Gordon Brown: World is ‘sleepwalking’ into another financial crisis

Written by John Johnston on 13 September 2018 in News

Former prime minister makes warning ahead of the ten year anniversary of the financial crash

Gordon Brown - PA

Former PM Gordon Brown has warned that the world is “sleepwalking” into another financial crisis on the ten-year anniversary of the start of the previous crash.

The former Scottish MP warned that the danger of another financial meltdown was high because the world was currently “leaderless”.

Brown, who led the UK response when a number of Wall Street banks collapsed and worldwide markets were thrown into turmoil in 2008, said there needed to be a “severe awakening” to the growing risks of a fresh crash.

Speaking to the Guardian, he said: “We are in danger of sleepwalking into a future crisis.”

“There is going to have to be a severe awakening to the escalation of risks, but we are in a leaderless world.”

Brown argued the approach to trade tarrifs by US president Donald Trump would heighten mistrust between governments and make a coordinated response impossible.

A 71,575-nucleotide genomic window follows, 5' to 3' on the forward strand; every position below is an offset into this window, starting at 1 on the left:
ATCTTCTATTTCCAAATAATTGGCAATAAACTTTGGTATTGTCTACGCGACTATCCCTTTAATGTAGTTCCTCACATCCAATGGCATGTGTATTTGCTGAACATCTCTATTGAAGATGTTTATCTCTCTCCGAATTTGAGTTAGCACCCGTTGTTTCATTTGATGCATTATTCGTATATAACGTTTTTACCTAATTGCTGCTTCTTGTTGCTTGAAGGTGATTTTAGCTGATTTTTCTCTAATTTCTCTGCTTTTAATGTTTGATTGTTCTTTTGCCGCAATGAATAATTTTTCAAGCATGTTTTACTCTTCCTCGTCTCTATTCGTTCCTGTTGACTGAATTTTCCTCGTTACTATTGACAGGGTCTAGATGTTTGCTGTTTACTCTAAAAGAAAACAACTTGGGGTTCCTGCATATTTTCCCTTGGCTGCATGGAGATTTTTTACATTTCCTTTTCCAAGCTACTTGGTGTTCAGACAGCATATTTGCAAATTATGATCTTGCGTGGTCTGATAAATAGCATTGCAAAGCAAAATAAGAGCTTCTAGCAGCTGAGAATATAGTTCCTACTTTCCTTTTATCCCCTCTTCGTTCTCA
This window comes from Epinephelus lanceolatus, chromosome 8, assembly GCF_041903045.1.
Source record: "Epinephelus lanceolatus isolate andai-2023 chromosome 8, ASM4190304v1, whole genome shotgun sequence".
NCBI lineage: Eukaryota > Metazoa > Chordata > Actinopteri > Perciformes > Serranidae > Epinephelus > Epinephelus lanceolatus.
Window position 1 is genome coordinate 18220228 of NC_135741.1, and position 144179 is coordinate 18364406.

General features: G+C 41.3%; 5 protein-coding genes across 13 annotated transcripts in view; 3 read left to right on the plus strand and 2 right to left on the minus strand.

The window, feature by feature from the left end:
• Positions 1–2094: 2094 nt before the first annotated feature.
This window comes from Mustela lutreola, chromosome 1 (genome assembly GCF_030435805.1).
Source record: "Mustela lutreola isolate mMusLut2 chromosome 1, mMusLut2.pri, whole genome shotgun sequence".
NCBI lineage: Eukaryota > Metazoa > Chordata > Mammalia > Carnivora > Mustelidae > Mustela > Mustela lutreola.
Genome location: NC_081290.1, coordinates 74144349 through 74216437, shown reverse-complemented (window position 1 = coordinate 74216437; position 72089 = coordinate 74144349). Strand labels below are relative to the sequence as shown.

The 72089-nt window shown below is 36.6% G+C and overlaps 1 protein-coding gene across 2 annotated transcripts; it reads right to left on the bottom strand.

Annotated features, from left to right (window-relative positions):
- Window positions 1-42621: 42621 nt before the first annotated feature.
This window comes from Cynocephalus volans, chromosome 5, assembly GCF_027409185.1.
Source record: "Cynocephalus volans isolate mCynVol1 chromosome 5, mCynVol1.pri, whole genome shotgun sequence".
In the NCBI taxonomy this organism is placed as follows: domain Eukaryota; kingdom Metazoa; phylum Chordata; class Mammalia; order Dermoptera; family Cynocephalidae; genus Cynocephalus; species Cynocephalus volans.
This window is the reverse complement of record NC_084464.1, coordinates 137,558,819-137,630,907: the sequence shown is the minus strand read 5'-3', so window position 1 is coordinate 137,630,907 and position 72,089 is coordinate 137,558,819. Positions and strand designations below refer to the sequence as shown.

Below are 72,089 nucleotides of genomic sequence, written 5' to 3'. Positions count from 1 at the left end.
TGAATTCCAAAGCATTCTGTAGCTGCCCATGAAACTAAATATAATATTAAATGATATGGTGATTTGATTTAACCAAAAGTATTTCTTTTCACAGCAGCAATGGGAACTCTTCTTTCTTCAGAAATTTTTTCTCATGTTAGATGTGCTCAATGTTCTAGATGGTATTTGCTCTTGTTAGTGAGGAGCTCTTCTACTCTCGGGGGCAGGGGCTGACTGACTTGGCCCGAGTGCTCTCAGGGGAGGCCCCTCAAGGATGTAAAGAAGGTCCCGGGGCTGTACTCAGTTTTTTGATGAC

“The cooperation that was seen is 2008 would not be possible in a post-2018 crisis both in terms of central banks and government working together”, he said.

“We would have a blame-sharing exercise rather than solving the problem.

“There wouldn’t be the same willingness to cooperate, but rather a tendency to blame each other for what’s gone wrong."

He added: “Countries have retreated into nationalist silos and that has brought us protectionism and populism

“Trump’s protectionism is the biggest barrier to building international cooperation.”

The former Labour leader also admitted that his party should have done more to crack down on bad behaviour in the City ahead of the 2008 crash.

He said: “We did not know what was going on in some of the institutions, some of it illegal, and which was being covered up."

And he added: “The penalties for wrong-doing have not been increased sufficiently. The fear that bankers will be imprisoned for bad behaviour is not there.

“There has not been a strong enough message sent out that government won’t rescue institutions that haven’t put their house in order.”



Related Articles

Budget 2018: Philip Hammond pledges more cash for Universal Credit
30 October 2018

The Chancellor announced £2.7bn in funding in the budget to ease the impact of the controversial welfare reform

Philip Hammond announces plans for a two per cent “digital services tax"
30 October 2018

Outlining his budget, Chancellor of the Exchequer Philip Hammond told MPs that tax “rules have not kept pace with changing models”

Related Sponsored Articles

Share this page